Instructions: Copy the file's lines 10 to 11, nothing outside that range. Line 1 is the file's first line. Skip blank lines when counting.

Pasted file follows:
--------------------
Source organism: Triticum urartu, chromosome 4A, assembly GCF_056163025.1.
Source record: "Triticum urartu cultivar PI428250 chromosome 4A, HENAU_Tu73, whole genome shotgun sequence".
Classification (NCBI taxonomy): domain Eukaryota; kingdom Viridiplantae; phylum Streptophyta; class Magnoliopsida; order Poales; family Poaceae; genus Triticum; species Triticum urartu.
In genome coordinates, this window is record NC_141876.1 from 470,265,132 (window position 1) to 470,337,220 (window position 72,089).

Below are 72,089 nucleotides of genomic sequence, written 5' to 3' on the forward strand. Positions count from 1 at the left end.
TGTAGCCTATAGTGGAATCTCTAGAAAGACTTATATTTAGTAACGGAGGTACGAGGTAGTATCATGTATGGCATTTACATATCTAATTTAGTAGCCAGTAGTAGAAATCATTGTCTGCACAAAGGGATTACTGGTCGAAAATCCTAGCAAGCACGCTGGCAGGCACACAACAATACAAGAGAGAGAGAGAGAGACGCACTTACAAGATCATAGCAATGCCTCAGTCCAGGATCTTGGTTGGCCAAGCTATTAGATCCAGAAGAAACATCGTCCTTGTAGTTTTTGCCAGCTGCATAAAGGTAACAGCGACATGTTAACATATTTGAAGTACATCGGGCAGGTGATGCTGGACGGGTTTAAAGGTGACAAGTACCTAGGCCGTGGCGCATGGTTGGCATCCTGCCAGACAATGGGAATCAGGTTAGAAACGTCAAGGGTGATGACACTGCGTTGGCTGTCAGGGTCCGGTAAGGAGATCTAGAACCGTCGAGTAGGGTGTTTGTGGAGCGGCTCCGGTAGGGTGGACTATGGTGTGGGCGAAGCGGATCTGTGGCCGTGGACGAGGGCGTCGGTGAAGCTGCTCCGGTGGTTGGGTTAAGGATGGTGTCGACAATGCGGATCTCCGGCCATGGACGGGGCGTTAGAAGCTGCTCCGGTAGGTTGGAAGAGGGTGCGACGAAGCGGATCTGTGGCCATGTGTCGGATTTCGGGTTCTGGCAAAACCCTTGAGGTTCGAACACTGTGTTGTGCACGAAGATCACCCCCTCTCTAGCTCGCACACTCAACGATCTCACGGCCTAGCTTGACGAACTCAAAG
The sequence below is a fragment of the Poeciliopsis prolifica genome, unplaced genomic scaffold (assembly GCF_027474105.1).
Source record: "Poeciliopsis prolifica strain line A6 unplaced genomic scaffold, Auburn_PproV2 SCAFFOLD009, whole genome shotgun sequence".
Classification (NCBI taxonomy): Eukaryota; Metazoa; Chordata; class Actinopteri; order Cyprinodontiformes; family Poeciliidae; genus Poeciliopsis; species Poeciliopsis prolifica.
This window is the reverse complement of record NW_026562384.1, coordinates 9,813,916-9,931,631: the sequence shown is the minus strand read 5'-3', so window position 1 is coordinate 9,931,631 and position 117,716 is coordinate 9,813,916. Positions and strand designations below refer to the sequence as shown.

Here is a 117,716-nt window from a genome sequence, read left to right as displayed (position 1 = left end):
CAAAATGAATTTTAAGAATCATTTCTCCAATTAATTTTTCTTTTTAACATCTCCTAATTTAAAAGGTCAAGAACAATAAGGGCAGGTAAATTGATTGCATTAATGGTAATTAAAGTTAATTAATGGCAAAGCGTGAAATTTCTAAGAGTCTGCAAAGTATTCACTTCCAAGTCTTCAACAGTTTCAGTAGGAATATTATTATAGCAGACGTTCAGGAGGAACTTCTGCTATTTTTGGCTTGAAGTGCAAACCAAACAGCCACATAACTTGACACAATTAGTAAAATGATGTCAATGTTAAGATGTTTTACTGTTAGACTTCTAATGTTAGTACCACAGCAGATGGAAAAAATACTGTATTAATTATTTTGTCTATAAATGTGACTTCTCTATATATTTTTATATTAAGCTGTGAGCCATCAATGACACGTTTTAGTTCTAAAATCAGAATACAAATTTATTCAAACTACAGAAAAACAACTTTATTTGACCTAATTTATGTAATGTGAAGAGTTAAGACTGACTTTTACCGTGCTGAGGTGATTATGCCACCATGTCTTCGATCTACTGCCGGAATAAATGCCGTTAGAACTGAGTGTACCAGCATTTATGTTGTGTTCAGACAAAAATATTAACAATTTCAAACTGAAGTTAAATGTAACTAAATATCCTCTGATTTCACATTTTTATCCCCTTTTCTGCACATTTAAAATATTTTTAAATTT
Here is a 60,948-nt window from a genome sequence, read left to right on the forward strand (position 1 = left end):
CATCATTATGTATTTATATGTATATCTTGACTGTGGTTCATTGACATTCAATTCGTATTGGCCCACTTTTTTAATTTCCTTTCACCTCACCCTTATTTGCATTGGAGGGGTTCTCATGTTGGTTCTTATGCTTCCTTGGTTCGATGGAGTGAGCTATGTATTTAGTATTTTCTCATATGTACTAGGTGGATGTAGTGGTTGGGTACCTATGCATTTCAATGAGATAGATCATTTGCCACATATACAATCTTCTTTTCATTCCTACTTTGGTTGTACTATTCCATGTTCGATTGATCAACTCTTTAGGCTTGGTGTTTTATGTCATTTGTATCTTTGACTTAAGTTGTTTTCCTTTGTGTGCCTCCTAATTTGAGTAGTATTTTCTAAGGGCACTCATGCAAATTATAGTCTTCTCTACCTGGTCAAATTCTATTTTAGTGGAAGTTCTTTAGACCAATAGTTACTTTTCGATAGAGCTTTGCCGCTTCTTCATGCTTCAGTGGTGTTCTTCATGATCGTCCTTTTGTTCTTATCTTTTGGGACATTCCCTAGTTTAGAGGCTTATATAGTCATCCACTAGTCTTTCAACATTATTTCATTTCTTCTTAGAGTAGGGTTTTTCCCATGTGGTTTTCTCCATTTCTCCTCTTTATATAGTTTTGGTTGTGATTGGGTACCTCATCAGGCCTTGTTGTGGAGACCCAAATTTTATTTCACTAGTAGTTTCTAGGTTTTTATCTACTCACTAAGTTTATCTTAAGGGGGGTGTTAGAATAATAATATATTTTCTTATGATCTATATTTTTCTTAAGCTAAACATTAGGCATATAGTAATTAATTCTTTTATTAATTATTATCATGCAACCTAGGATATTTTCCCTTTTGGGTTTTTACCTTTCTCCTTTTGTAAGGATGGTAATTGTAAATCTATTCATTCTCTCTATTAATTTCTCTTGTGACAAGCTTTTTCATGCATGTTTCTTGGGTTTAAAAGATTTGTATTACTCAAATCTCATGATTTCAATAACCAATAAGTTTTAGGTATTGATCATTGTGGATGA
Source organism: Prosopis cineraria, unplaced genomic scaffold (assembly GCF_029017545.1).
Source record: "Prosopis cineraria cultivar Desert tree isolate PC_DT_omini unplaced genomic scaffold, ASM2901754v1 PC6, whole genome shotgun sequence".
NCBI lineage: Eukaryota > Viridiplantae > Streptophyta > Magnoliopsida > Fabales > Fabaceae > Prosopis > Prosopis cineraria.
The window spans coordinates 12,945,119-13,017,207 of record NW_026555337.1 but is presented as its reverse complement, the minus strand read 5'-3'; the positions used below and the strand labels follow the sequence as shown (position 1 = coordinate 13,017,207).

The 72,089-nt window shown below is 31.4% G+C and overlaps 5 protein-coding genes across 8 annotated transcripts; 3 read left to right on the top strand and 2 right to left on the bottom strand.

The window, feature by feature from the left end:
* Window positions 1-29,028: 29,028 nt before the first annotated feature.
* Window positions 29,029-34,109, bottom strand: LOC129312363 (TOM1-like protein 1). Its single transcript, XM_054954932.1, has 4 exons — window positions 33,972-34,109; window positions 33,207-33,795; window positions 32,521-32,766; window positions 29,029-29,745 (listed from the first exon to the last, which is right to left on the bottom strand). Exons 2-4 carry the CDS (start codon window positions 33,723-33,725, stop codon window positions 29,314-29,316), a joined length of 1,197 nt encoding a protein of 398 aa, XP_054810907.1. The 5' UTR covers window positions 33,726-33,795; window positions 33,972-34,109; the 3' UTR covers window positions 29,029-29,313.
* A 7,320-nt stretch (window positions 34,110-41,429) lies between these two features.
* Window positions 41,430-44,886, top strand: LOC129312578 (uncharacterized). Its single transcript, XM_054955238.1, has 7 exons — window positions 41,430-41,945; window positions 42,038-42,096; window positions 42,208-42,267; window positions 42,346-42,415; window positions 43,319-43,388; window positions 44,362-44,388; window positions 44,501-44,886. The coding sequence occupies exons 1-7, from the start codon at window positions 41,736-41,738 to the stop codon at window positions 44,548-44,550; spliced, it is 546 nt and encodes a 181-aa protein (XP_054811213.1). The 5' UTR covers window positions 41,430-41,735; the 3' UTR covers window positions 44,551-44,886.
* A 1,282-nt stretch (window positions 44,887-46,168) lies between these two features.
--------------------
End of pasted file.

This window is the reverse complement of record NW_026562384.1, coordinates 9,813,916-9,931,631: the sequence shown is the minus strand read 5'-3', so window position 1 is coordinate 9,931,631 and position 117,716 is coordinate 9,813,916. Positions and strand designations below refer to the sequence as shown.

Here is a 117,716-nt window from a genome sequence, read left to right as displayed (position 1 = left end):